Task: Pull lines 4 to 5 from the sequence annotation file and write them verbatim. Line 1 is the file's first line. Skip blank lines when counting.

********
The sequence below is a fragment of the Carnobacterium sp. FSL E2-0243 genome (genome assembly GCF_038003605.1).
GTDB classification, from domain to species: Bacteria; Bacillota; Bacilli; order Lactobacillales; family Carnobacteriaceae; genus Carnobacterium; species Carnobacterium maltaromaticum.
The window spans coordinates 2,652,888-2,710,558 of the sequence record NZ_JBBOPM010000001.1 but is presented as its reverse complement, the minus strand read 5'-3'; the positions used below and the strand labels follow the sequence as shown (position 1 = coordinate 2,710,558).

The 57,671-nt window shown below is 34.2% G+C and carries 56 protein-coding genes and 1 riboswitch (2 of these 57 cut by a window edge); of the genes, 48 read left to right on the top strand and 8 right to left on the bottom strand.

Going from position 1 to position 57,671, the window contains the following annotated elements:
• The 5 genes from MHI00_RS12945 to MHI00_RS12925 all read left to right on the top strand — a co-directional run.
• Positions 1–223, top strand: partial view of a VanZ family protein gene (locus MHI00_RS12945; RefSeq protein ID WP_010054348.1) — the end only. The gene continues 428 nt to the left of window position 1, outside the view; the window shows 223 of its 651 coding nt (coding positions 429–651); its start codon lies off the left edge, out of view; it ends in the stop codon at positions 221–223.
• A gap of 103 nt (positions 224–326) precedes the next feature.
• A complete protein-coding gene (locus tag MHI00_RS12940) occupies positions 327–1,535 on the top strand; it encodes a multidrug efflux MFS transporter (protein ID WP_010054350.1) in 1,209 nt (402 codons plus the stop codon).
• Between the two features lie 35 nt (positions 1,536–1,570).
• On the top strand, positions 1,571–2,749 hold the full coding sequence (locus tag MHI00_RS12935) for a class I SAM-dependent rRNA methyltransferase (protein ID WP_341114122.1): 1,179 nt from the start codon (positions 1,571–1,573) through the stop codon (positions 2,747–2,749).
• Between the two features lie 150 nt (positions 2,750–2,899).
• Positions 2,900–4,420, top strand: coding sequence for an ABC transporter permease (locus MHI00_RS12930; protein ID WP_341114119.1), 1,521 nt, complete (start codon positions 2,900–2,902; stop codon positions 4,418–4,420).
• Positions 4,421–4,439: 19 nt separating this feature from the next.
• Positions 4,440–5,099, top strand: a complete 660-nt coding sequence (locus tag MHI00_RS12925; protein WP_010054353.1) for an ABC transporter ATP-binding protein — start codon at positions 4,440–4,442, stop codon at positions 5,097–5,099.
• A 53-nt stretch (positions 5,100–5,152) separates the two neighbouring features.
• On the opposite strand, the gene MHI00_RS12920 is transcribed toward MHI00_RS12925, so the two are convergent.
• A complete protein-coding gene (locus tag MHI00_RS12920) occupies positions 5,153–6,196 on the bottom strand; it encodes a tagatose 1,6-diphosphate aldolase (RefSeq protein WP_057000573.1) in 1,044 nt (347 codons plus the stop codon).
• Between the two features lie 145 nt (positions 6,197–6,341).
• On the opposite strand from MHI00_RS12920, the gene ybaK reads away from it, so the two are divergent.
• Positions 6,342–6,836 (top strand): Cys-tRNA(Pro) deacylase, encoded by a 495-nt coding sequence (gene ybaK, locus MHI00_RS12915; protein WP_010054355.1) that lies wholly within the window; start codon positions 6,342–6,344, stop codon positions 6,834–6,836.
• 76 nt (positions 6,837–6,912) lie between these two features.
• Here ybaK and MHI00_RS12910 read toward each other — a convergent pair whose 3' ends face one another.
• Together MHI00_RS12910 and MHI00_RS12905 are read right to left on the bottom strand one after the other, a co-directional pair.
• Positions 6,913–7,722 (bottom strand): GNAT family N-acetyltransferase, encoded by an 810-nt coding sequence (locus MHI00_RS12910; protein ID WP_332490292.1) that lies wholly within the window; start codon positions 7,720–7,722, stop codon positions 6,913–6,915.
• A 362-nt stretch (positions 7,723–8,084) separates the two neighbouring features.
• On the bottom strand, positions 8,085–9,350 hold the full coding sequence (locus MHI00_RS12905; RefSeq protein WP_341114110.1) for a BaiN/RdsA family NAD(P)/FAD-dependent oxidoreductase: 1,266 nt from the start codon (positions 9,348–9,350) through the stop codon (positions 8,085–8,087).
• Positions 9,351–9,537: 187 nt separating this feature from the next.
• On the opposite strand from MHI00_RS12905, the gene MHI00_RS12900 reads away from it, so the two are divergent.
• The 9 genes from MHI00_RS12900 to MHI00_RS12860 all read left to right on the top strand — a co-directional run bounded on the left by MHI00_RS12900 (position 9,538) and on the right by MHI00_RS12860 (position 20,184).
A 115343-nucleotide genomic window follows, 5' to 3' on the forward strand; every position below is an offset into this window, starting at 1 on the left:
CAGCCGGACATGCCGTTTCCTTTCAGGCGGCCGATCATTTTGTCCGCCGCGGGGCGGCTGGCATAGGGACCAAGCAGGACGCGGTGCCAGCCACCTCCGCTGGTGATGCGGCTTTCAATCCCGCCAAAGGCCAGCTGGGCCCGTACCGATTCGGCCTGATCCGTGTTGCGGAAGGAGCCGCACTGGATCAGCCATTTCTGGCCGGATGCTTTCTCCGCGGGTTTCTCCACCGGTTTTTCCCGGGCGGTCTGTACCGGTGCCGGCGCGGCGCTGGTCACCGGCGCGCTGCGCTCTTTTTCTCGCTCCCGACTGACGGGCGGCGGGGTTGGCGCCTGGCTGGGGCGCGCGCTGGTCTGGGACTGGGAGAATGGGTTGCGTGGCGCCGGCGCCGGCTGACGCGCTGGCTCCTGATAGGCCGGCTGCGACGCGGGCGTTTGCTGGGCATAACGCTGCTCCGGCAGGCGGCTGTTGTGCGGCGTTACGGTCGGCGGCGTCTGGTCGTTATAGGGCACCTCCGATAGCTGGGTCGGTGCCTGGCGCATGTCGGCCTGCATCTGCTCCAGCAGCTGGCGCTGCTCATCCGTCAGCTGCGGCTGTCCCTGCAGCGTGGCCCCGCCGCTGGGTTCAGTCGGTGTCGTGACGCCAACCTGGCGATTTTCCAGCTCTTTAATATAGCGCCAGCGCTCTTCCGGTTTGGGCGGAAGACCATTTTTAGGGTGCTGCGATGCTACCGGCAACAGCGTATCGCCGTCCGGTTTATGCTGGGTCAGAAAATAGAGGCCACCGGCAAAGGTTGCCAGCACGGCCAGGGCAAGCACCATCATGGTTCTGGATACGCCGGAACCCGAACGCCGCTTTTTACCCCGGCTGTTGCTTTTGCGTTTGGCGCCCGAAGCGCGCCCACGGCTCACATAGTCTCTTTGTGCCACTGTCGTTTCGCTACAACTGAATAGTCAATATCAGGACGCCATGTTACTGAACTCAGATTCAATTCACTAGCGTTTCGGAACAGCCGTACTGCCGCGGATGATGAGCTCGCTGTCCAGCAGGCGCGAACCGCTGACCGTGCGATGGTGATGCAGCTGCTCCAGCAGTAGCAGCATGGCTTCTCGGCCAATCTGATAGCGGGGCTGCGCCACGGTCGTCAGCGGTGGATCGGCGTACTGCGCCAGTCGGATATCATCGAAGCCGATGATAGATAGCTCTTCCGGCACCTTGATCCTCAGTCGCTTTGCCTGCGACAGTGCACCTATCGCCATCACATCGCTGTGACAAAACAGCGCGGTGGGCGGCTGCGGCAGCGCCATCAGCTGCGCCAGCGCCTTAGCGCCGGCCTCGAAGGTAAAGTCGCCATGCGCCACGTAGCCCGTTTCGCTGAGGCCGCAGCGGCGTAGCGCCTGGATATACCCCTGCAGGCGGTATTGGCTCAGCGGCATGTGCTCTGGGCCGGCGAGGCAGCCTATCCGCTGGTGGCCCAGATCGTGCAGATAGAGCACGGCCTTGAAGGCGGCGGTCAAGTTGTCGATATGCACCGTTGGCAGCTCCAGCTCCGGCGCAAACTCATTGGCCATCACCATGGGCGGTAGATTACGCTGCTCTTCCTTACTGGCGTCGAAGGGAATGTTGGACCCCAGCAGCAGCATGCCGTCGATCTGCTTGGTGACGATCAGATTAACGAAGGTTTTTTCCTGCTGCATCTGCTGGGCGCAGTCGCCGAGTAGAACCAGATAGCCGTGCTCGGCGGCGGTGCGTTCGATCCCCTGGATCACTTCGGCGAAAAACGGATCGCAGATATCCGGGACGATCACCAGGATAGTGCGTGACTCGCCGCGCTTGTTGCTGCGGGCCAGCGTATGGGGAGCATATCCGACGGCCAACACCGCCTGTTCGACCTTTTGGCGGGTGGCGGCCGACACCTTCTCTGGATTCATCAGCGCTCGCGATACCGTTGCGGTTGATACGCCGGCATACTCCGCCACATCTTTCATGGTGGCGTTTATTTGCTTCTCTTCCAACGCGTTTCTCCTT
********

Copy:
The 57,671-nt window shown below is 34.2% G+C and carries 56 protein-coding genes and 1 riboswitch (2 of these 57 cut by a window edge); of the genes, 48 read left to right on the top strand and 8 right to left on the bottom strand.

Going from position 1 to position 57,671, the window contains the following annotated elements: